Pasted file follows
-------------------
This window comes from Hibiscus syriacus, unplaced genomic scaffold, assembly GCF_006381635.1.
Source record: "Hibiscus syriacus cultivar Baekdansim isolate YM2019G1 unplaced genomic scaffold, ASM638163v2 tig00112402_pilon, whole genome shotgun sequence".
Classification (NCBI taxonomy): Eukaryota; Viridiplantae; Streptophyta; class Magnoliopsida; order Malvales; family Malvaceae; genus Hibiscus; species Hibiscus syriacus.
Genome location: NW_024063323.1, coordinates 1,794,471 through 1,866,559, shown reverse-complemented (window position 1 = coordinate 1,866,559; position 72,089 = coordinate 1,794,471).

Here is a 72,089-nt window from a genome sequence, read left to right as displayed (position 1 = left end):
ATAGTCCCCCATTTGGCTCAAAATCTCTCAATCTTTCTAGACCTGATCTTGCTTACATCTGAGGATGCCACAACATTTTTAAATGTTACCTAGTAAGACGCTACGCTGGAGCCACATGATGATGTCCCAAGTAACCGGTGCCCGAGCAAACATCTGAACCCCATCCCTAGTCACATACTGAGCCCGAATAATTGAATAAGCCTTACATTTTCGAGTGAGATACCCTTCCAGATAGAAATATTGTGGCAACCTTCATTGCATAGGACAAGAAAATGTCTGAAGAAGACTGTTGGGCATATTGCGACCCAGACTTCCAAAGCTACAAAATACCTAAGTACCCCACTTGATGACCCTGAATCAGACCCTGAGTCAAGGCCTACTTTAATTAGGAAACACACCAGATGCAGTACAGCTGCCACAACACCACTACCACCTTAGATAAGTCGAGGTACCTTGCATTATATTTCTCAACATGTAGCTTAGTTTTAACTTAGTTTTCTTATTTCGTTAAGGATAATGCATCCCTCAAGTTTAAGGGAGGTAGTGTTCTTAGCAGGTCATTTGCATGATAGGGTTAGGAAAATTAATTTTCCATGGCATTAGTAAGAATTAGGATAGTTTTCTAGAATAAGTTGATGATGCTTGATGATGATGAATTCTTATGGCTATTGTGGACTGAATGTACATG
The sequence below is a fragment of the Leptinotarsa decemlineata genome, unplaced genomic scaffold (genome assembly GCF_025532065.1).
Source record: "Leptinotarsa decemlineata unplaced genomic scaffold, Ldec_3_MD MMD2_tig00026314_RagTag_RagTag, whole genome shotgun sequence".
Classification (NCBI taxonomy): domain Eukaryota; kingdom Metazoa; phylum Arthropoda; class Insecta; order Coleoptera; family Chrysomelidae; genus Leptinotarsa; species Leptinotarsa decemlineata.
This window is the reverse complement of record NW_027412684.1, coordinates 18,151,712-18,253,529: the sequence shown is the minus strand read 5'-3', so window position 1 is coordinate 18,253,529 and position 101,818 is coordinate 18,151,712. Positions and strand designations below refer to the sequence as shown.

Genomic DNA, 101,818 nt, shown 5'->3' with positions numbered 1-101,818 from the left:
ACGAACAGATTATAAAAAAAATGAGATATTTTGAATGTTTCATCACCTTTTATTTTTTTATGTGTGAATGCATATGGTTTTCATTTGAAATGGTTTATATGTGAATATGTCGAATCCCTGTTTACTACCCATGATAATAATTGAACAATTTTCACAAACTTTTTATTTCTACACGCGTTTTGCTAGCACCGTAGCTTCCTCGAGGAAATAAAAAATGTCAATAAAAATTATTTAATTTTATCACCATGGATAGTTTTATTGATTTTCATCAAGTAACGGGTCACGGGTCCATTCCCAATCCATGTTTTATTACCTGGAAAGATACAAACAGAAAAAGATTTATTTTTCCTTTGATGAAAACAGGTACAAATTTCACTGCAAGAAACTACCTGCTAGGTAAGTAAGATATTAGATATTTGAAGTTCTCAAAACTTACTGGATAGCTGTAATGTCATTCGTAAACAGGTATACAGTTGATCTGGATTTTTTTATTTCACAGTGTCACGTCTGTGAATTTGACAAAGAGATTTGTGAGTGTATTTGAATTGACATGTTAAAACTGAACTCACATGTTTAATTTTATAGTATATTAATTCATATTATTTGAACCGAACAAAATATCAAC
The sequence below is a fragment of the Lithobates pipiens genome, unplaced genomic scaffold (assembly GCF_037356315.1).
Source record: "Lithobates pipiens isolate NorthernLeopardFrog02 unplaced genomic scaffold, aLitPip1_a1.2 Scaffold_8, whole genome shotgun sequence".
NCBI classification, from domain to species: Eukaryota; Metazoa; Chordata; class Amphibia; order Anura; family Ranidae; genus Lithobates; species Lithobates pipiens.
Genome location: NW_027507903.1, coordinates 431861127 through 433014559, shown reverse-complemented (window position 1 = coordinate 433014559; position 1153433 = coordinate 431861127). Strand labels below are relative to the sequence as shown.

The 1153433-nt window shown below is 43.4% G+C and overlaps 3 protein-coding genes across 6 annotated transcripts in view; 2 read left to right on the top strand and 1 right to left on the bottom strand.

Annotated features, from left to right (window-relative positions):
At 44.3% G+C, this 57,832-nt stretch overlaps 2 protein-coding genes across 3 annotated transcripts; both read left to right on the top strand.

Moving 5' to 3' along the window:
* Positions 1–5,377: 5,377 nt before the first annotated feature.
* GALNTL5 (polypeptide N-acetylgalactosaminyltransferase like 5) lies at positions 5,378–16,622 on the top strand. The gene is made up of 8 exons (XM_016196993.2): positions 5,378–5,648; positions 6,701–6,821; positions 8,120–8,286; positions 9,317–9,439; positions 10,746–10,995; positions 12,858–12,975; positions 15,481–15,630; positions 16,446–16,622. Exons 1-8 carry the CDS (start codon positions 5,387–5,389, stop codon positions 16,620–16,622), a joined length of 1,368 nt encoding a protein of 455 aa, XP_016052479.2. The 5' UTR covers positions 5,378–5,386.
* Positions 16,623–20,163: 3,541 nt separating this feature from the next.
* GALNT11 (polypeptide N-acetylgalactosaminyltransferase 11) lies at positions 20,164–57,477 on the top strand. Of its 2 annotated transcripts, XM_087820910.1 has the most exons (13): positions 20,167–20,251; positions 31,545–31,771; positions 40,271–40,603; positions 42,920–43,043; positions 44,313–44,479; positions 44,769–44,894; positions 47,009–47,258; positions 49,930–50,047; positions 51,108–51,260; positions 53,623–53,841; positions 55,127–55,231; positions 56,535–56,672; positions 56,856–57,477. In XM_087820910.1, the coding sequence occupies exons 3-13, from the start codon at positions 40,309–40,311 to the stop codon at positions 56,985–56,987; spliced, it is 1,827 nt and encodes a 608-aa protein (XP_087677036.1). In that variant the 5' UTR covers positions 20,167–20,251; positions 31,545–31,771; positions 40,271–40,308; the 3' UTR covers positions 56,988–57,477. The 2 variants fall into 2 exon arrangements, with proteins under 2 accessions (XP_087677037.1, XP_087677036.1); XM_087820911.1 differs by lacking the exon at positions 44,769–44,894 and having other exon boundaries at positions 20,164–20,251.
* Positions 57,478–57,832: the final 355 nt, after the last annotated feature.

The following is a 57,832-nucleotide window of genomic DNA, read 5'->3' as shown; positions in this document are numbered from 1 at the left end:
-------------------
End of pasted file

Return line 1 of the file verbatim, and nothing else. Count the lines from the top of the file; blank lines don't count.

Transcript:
This window comes from Hibiscus syriacus, unplaced genomic scaffold, assembly GCF_006381635.1.